submitted by sunboy89 to AirBnBHosts [link] [comments]

2023.06.08 07:09 jpd2979 I'm a sober gay. Where do I meet gay men aside from the Steps Alano club?

I am a sober gay who hangs out with a lot of sober straight men. And I find comfort in that. Too much comfort. I'm low key terrified of getting into a gay relationship bc that's a whole different level of intimacy I'm really not trying to get my heart broken over. Although recently it became very apparent to me that I need to start establishing gay connections here in St. Louis, bc I am also a codependent gay who gets into these pseudo-relationships with not just any kind of straight man, but abusive, narcissistic, man-child straight men who are all great and wonderful to spend all my time with at first. Until I realize they're fucking psycho, or maybe they're not psycho, but they're definitely negligent friends. And you bet your ass they all leave me high and dry once some girl shows up. Not like "ohh sorry bud, I'm spending more time with the lady tonight" It's just straight up GHOST. Or abruptly getting cut off... And tbh, I'm kind of over it...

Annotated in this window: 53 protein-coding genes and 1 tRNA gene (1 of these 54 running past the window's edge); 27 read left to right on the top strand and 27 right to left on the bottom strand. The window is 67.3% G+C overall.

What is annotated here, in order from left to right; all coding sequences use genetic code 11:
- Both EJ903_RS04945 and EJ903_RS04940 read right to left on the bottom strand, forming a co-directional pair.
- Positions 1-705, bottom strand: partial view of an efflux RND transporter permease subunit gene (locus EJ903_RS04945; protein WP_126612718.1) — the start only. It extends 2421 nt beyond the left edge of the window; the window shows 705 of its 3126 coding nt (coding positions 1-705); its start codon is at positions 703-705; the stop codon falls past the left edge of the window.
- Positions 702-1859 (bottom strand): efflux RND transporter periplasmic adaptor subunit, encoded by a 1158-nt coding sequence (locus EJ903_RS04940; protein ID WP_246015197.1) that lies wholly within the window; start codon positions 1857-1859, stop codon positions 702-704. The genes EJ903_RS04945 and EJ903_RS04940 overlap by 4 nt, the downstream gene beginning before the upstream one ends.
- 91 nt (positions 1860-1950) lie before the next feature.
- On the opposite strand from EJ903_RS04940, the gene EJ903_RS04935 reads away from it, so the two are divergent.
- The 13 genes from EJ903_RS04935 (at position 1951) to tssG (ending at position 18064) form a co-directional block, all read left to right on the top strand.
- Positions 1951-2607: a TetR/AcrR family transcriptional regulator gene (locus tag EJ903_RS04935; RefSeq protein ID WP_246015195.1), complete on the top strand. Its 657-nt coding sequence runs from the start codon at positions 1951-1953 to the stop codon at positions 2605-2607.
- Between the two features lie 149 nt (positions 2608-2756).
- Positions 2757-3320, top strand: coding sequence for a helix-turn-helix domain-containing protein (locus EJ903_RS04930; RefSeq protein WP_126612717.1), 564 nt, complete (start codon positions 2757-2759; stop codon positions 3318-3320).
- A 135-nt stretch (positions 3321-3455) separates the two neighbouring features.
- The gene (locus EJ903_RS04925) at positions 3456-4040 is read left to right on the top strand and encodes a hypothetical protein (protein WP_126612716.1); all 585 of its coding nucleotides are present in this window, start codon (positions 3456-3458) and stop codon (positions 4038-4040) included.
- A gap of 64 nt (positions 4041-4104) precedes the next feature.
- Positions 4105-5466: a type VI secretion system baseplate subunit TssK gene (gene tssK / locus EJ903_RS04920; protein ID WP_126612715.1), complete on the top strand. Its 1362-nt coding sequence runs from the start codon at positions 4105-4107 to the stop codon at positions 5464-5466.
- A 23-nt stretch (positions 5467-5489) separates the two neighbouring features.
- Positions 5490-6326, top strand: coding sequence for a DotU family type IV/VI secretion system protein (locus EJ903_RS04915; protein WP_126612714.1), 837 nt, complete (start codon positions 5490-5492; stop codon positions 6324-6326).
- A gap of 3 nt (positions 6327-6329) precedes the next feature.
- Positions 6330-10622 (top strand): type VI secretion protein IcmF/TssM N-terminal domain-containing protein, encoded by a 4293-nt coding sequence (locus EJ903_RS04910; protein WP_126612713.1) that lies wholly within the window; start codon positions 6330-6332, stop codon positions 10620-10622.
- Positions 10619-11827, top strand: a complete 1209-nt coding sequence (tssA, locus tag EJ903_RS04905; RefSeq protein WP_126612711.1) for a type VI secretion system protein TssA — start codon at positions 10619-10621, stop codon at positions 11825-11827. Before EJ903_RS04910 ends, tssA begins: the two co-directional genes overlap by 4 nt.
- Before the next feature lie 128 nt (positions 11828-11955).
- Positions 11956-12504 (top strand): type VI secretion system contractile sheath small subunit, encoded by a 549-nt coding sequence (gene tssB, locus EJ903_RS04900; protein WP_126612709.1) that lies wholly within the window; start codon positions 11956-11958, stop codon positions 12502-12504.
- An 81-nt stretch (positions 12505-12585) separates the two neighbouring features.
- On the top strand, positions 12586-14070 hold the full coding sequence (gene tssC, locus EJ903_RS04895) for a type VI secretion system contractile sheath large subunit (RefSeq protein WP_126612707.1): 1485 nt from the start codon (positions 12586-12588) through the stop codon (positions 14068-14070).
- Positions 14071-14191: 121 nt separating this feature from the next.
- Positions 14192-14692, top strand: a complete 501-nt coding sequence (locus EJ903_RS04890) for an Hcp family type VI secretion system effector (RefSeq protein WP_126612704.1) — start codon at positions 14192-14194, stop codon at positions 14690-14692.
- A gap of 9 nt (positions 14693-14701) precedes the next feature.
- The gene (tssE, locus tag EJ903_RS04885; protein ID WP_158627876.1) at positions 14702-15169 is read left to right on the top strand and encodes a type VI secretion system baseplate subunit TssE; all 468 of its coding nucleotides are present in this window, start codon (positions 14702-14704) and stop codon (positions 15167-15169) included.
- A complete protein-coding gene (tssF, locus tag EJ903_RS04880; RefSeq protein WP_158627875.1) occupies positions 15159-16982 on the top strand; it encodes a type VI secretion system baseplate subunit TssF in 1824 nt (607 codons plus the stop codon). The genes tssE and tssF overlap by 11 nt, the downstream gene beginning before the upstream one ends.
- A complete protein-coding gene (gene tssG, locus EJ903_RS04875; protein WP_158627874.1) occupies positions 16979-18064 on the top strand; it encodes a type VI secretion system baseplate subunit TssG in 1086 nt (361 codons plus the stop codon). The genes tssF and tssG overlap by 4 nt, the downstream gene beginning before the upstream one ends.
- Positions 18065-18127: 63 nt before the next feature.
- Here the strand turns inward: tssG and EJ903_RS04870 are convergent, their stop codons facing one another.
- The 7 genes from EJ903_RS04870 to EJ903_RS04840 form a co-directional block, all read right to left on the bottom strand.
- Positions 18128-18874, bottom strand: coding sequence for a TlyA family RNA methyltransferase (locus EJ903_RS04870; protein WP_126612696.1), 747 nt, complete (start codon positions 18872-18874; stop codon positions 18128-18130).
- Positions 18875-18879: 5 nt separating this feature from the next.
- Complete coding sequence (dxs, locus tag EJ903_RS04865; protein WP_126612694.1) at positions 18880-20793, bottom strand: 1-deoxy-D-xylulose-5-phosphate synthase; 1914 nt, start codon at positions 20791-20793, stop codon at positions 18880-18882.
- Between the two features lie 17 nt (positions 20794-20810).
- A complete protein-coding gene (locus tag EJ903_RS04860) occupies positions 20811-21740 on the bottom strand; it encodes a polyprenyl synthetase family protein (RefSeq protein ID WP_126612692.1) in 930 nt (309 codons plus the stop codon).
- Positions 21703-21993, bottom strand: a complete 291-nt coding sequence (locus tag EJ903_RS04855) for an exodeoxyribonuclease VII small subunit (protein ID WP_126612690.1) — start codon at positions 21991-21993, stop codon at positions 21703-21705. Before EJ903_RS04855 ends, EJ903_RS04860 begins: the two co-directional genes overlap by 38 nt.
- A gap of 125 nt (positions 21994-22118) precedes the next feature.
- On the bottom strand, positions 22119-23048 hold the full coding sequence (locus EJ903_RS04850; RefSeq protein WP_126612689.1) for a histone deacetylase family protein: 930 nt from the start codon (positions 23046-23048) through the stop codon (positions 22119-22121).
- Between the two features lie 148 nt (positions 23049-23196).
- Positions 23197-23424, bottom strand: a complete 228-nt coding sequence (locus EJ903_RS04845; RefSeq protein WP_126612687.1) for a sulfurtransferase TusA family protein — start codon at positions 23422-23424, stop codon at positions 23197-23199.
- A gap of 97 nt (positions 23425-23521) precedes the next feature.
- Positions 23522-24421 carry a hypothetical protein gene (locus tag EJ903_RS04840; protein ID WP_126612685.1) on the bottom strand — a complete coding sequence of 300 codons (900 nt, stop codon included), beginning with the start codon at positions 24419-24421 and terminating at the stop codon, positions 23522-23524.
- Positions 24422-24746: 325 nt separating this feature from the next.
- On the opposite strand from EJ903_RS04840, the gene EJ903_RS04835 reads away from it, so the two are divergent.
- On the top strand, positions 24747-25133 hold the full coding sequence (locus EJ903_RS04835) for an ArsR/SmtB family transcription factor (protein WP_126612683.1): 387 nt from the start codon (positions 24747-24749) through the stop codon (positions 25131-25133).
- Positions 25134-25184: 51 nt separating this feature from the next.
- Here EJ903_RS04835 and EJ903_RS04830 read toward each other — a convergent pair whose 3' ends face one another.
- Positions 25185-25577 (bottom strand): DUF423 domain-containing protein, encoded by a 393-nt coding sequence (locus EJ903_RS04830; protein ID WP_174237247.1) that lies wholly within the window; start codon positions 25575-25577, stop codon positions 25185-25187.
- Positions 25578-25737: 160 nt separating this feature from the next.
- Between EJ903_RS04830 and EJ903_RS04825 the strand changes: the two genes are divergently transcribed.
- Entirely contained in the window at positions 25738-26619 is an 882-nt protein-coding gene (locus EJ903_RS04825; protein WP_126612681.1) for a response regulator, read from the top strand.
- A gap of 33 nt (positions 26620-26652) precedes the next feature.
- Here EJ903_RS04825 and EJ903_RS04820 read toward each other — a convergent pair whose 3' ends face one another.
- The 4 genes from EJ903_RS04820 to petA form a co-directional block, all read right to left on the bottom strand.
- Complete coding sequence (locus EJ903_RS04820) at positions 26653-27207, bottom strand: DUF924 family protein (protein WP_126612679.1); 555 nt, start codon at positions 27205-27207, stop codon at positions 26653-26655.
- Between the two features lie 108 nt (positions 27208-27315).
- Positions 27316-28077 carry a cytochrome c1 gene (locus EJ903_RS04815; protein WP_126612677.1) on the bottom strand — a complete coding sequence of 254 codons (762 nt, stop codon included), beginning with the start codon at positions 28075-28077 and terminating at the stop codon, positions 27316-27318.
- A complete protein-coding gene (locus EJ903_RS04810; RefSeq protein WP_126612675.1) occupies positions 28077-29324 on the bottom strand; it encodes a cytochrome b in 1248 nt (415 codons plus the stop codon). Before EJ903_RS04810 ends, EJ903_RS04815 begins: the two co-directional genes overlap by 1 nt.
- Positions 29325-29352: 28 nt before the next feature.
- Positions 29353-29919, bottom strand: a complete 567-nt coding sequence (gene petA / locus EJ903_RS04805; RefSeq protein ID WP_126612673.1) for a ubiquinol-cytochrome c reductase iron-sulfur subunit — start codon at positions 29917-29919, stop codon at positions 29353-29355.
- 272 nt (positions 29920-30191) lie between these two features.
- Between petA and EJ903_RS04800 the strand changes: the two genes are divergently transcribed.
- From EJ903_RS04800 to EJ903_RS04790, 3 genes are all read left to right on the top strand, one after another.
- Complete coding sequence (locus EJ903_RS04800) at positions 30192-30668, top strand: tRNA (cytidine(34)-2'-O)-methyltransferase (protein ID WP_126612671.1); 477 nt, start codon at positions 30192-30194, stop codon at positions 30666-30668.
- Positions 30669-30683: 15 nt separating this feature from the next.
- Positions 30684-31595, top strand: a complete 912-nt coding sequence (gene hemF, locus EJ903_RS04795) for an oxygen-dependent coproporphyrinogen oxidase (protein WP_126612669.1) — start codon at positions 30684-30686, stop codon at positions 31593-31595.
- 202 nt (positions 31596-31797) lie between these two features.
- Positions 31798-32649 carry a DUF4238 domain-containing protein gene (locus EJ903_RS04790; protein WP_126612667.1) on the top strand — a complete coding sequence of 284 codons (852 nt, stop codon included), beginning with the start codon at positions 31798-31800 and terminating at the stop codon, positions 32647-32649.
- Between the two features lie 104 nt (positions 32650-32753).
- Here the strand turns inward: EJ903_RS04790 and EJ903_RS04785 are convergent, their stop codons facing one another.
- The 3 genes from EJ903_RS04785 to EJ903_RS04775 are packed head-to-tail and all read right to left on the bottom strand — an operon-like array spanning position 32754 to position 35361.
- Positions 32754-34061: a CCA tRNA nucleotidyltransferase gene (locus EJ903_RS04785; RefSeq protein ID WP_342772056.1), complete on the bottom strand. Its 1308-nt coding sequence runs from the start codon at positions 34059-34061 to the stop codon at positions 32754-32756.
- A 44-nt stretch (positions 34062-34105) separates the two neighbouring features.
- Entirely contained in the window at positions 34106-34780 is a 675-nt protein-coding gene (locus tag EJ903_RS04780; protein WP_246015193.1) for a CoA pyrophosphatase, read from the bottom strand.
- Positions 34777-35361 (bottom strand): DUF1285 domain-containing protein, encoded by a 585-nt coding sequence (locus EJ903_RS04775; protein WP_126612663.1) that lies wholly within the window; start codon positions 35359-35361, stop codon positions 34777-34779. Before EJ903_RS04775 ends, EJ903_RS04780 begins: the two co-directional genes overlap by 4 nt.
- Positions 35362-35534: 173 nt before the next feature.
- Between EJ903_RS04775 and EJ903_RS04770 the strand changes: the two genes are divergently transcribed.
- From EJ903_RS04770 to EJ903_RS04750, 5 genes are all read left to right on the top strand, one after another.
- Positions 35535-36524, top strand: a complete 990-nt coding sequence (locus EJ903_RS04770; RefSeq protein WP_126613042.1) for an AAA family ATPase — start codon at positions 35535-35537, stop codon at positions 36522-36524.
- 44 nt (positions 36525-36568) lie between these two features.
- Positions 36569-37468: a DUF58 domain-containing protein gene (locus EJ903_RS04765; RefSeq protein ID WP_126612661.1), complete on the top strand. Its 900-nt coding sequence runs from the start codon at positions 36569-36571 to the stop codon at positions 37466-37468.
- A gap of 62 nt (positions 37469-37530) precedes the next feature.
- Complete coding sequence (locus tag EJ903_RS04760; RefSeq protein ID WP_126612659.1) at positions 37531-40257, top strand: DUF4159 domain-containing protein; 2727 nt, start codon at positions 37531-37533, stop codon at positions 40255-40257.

The thing is I'm fucking afraid. I'm a firecracker and I think I'm way too psychotic to date. If I idolize Olivia Rodrigo, Taylor Swift, and Alanis Morissette, then chances are I'm an unhealthy person with way too much trauma that I'm all therapied and medicated the fuck up for. And I don't think Tinder or Grindr are very effective here. And I am in AA and go to meetings with other alcoholics in the area (hence the narcissists and douchebags to which there is no shortage of in our community). And I've gone to queer friendly meeting houses and all the gay men are like legit in retirement age that go there. I'm in my mid 30s. I would honestly just like to go somewhere where queer men or MSM men frequent in the area that's not all about drinking and clubbing and would be somewhere where I can actually network or like I dunno, go on float trips with, or something of that effect. And don't get me wrong, I have plenty of straight male friends who I have healthy bromances with and I am not at all going to stop having those. I just want to have gay men in the area who add to my happiness.